Kaine, Markey & Duckworth Reintroduce Bill to Help Millions of Americans Living With Long COVID
Legislation would improve research and boost access to resources and education regarding the condition
WASHINGTON, D.C. — Today, Long COVID Awareness Day, U.S. Senator Tim Kaine—a member of the Senate Health, Education, Labor & Pensions (HELP) Committee—alongside U.S. Senators Ed Markey (D-MA) and Tammy Duckworth (D-IL) reintroduced the Comprehensive Access to Resources and Education (CARE) For Long COVID Act, legislation to help people living with long-term COVID-19 symptoms by improving research and providing resources for people with Long COVID. U.S. Representatives Don Beyer (D-VA) and Jack Bergman (R-MI) are leading companion legislation in the U.S. House of Representatives.
WATCH SENATOR KAINE DELIVER A FLOOR SPEECH REGARDING THE LEGISLATION HERE.
“While my own Long COVID case is mild, I’m determined to highlight the experiences of many Virginians who are living with debilitating symptoms. I’ve heard from Virginians whose Long COVID is so bad they were forced to leave the workforce or struggle to take care of their families. And to make matters worse, so many Virginians and people across the country are not believed when they seek care for this condition,” said Senator Kaine. “It’s clear that much more needs to be done to support Americans with Long COVID—from improving research to connecting patients with resources—and the CARE for Long COVID Act does just that.”
“While the public health emergency may be coming to an end, the suffering of millions of people across our country experiencing Long COVID is not,” said Senator Markey. “As our nation continues to emerge from the pandemic, we must expand research on Long COVID, improve access to treatment and provide economic supports so that no American needlessly suffers these long-term mental and physical symptoms. I will continue to fight to make sure that everyone has access to the critical resources they need to support their overall health and well-being.”
“Even if COVID-19 disappeared tomorrow, millions of Americans who contracted this virus will continue to suffer from enduring respiratory, neurological and other devastating impacts of long COVID,” said Senator Duckworth. “As we continue our work to rise out of this pandemic stronger than before, I’m proud to join Senators Kaine and Markey to re-introduce the CARE for Long COVID Act so we can better understand long COVID and support survivors of this horrible virus.”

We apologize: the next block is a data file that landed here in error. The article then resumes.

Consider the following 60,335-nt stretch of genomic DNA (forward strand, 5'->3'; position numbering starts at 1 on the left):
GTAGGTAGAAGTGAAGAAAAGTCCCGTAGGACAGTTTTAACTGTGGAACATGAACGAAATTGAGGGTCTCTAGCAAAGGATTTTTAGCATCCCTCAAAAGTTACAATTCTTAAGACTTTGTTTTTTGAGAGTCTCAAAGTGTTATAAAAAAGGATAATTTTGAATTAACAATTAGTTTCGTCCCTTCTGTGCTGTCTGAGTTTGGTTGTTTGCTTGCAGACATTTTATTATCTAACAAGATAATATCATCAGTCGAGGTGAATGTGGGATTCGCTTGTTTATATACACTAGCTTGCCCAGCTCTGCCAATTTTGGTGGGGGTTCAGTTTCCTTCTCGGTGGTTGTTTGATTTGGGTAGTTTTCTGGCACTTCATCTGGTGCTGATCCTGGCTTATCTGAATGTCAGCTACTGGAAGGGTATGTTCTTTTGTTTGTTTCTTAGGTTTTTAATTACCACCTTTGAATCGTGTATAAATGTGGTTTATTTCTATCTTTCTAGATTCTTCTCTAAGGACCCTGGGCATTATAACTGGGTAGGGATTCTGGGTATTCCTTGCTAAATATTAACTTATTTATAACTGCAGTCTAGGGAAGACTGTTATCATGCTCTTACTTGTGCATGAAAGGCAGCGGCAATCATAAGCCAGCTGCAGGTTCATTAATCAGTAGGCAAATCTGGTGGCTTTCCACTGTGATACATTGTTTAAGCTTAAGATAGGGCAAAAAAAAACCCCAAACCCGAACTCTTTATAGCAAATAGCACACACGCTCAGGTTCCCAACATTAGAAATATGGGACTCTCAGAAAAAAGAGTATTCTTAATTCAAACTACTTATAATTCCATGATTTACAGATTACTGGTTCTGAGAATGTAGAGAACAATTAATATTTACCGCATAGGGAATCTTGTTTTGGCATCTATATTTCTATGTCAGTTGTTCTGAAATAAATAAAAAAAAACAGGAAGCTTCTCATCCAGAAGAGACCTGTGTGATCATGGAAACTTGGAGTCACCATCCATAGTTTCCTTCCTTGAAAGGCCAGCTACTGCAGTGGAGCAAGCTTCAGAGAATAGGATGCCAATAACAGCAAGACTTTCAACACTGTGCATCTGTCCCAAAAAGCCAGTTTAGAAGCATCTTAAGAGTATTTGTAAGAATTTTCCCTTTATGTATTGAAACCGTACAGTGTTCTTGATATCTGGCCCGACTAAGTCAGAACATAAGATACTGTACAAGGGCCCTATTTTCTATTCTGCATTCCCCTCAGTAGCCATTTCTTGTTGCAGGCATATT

“Our bill would take key steps to help millions of Americans suffering from long Covid, many of whom still are not receiving the support they need,” said Representative Beyer. “The CARE For Long COVID Act would boost research and data sharing to identify and disseminate causes and, we hope, effective treatments. It is important to build on the research Congress has already funded and do all we can to address this enormous public health problem.”
“This legislation will foster the research and provide the resources necessary to help those living with the effects of Long COVID, which is a threat to our ability to fully recover from the pandemic,” said Representative Bergman. “Those who have Long COVID deserve proper care, transparency, and understanding of the virus and its long term effects.”
Long COVID or post-COVID conditions are a wide range of new, returning, or ongoing health problems that people experience after being infected with the virus that causes COVID-19. These symptoms range from mild to debilitating and can last for months and even years. The Centers for Disease Control and Prevention (CDC) indicates that over 53% of adults in the U.S. report having had COVID-19, with 28% of adults who had COVID-19 experiencing some form of Long COVID. In Virginia, nearly 53% of adults report ever having had COVID-19, with over 27% of adult Virginians who had COVID-19 experiencing some form Long COVID. Currently, 5.8% of Americans and 5.5% of Virginians have Long COVID.
To help those Americans, the CARE for Long COVID Act would: